The new lighting system for Tower Bridge, one of the world's most well known landmarks, has been officially switched on.
After weeks of testing at 9pm on Wednesday 30th May 2012 the new energy efficient lights illuminated the famous London icon for the first time.
At first the bridge was swathed in a dazzling white but as darkness descended on the Thames the bridge and its towers was ablaze with a range of colours including the patriotic red white and blue of the Union Jack national flag.
Tourists and Londoners alike stood and watched the display and at 10pm the bascules of the bridge were raised to allow the MV Dixie Queen to pass through into the Upper Pool of London, sounding her horns in celebration as she did so.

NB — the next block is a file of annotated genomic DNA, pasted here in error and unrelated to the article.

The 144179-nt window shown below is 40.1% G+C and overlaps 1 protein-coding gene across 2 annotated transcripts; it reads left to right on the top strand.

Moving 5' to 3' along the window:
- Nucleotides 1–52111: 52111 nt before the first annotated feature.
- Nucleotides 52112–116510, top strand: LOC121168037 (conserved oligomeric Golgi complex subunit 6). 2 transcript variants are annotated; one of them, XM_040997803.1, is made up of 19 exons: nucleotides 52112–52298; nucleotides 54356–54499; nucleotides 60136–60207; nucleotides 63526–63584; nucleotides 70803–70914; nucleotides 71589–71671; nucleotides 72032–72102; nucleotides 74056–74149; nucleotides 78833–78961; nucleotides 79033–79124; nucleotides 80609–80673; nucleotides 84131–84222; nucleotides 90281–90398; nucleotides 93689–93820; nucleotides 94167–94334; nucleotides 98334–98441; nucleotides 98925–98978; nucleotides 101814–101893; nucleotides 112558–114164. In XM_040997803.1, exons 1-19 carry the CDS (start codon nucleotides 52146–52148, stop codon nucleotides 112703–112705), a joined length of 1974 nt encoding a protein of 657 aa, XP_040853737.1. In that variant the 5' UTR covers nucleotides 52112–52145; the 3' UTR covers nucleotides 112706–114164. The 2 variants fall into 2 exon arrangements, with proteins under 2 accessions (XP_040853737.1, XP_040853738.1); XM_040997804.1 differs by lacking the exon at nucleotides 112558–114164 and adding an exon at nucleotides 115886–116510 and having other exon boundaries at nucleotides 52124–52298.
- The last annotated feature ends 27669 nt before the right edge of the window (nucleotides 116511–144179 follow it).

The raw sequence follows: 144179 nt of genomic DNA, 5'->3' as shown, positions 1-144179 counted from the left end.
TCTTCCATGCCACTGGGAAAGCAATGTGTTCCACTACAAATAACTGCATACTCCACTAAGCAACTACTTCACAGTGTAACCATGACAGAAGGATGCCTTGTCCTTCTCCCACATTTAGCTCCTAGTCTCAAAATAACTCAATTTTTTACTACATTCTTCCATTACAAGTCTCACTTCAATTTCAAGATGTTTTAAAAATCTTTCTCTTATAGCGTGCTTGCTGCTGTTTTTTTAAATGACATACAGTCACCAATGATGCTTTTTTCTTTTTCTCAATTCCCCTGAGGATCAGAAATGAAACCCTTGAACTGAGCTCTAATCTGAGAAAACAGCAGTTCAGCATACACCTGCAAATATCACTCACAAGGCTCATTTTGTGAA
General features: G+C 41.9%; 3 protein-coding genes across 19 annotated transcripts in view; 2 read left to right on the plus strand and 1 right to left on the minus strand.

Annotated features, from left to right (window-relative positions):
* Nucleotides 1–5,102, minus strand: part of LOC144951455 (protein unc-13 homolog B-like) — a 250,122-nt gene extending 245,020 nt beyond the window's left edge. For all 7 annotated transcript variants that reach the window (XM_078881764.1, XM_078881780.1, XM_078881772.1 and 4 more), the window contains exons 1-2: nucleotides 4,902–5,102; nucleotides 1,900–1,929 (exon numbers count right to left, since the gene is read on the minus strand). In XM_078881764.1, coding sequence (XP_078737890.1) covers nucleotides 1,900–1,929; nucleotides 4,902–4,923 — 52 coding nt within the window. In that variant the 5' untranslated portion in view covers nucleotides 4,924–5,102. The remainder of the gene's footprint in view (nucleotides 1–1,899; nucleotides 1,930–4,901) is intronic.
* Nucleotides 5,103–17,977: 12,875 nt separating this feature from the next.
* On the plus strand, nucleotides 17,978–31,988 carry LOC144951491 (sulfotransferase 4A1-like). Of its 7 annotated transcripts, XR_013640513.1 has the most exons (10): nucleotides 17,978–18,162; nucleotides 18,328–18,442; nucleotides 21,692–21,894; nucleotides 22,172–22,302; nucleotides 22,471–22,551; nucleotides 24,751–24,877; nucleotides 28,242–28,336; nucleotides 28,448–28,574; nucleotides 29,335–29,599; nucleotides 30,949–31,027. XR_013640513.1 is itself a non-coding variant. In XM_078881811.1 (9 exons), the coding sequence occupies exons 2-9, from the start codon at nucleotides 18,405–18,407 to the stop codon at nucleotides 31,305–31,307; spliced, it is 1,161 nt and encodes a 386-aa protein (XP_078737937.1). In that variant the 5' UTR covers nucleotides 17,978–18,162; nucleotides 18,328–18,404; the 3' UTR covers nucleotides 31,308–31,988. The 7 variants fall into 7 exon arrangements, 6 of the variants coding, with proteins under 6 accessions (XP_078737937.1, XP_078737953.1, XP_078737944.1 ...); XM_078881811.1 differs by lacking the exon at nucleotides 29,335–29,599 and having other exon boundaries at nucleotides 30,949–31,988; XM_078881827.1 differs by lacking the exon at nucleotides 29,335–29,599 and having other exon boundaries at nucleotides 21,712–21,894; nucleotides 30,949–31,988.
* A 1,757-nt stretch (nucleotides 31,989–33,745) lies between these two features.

The unveiling comes just days before the Queen's Diamond Jubilee and in time for the London 2012 Olympic and Paralympic games.
They’re among the most famous unsolved murders in history, and the mystery continues to deepen. Suspects for the shadowy figure who came to be known as Jack The Ripper have ranged from an itinerant Polish labourer to the eminent Victorian doctor Sir William Gull, and even the painter Walter Sickert. But another theory has emerged – that is the chilling suspicion the person who carried out the 1888 murders was actually a woman. Author John Morris puts forward his suspicions in the book Jack The Ripper: The Hand Of A Woman. As a result of extensive research by Morris (and his late father, who was equally fascinated by the riddle) he believes the only satisfactory conclusion is that Jack was, in reality, a woman.